The shifting lines of Florida’s congressional districts could spice up campaigns and signal the end of political careers for veterans and rising stars alike. There are several winners and losers in the “base map” drafted by legislative staffers and under consideration from lawmakers during the special session that ends next week. Here are some observations from the first two days: This is all about two more Democratic seats. If the base map were to be adopted as is, all of the fighting, legal maneuvering, the special sessions, the redrawing, adjusting and tinkering will be over a likely possible gain of two congressional districts for the Democrats. The crux of the discussion over moving U.S. Rep. Corrine Brown’s north-south district snaking down from Jacksonville into Orlando and moving it to an east-west configuration running from Jacksonville to Tallahassee – what Democratic groups and the League of Women Voters, have suggested from the beginning – will net Democrats two more districts overall, due to changes further down the map.
With the 2016 presidential election on the horizon and the ghosts of elections past still haunting it, you would think Florida would have an acute sense for ensuring its voting processes are working smoothly and efficiently. A recent report, though, indicates the state still is operating like a ‘74 Gremlin. The state auditor general, an independent officer hired by the Legislature, recently identified seven weaknesses with Florida’s voter registration system, a computerized database of voter information.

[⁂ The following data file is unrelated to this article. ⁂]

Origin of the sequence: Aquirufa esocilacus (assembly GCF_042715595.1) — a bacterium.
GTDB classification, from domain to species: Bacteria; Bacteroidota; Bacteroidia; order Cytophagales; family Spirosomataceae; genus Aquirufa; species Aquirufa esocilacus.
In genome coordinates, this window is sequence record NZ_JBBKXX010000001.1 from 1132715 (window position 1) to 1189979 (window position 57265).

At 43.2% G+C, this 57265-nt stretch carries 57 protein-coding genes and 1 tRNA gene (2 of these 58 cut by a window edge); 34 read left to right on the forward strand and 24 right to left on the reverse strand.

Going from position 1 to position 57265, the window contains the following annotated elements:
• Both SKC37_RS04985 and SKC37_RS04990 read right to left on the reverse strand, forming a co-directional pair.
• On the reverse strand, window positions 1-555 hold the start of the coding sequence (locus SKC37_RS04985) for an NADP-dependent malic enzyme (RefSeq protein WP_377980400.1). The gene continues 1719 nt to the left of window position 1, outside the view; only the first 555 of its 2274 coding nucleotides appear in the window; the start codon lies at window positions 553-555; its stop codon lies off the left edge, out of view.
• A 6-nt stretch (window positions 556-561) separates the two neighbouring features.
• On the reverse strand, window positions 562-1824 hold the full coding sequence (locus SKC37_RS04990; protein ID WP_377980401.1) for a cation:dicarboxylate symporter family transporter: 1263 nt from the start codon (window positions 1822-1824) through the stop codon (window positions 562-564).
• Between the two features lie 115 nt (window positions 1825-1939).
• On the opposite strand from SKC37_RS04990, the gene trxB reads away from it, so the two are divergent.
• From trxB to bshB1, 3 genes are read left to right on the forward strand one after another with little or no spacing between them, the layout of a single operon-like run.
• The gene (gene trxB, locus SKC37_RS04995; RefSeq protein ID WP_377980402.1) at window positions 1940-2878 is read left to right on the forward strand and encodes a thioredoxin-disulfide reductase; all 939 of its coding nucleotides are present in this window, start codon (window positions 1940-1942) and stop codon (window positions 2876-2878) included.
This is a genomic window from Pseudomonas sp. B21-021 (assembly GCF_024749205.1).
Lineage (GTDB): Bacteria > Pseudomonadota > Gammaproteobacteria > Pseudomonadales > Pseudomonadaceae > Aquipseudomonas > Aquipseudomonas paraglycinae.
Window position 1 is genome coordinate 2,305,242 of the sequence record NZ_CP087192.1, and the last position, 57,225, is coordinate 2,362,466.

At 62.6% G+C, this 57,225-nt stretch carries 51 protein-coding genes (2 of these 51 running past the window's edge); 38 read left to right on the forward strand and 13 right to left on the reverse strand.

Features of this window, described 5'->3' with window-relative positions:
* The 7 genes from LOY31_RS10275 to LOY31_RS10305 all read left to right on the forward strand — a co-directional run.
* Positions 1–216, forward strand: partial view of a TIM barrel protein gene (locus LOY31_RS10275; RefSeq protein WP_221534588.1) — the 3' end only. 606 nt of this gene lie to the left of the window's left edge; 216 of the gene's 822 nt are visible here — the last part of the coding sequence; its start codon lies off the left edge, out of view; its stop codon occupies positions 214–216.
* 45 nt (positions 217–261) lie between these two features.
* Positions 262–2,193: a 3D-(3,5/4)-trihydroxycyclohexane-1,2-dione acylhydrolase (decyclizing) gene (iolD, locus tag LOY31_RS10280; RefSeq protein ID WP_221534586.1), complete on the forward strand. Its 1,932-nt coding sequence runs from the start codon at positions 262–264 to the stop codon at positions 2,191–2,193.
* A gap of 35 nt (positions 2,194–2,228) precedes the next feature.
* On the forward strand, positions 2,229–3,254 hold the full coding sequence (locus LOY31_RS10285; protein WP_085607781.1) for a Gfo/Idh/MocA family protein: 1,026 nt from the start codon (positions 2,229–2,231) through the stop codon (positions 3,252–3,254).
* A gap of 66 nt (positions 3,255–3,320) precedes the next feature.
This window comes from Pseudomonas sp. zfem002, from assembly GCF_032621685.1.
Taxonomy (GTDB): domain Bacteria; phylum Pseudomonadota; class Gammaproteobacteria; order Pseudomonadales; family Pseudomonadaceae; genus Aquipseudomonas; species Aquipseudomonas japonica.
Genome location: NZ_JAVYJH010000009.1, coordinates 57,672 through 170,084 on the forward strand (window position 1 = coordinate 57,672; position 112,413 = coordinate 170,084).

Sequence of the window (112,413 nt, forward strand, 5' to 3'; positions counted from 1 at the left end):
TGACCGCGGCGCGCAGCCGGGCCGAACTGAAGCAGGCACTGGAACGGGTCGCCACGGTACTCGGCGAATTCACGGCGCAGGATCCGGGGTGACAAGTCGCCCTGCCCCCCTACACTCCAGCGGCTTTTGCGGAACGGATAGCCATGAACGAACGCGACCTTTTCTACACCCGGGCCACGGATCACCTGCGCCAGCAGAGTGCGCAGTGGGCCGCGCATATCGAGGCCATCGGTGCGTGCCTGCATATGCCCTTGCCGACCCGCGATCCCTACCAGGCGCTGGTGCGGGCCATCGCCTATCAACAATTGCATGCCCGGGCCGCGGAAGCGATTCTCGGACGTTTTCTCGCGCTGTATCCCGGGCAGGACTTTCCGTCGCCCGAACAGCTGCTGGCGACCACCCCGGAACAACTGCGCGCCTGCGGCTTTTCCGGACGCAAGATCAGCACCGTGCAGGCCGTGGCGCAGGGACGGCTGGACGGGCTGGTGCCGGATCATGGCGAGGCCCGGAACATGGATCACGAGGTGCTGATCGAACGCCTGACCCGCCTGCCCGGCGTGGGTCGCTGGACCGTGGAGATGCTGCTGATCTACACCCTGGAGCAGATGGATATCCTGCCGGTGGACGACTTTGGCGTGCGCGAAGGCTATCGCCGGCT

It was ironic but perhaps fitting that the U.S. Fifth Circuit Court of Appeals issued its ruling challenging the constitutionality of the restrictive Texas voter identification law on the eve of last week’s 50th anniversary of the landmark 1965 Voting Rights Act. After all, the 2011 Texas law exemplifies current efforts to undermine that still relevant act. But though the three-judge panel concluded the Texas law has a “discriminatory effect” on the poor and minorities, the nature of the ruling and the prospects for appeal suggest this is less than the sweeping judicial success for which opponents hoped. Indeed, its Republican sponsors made clear that, despite this defeat, they still hope to win the war in the Supreme Court, if necessary. That’s hardly surprising, given the fact that Chief Justice John Roberts has repeatedly questioned the continuing validity of the 50-year-old Voting Rights Act.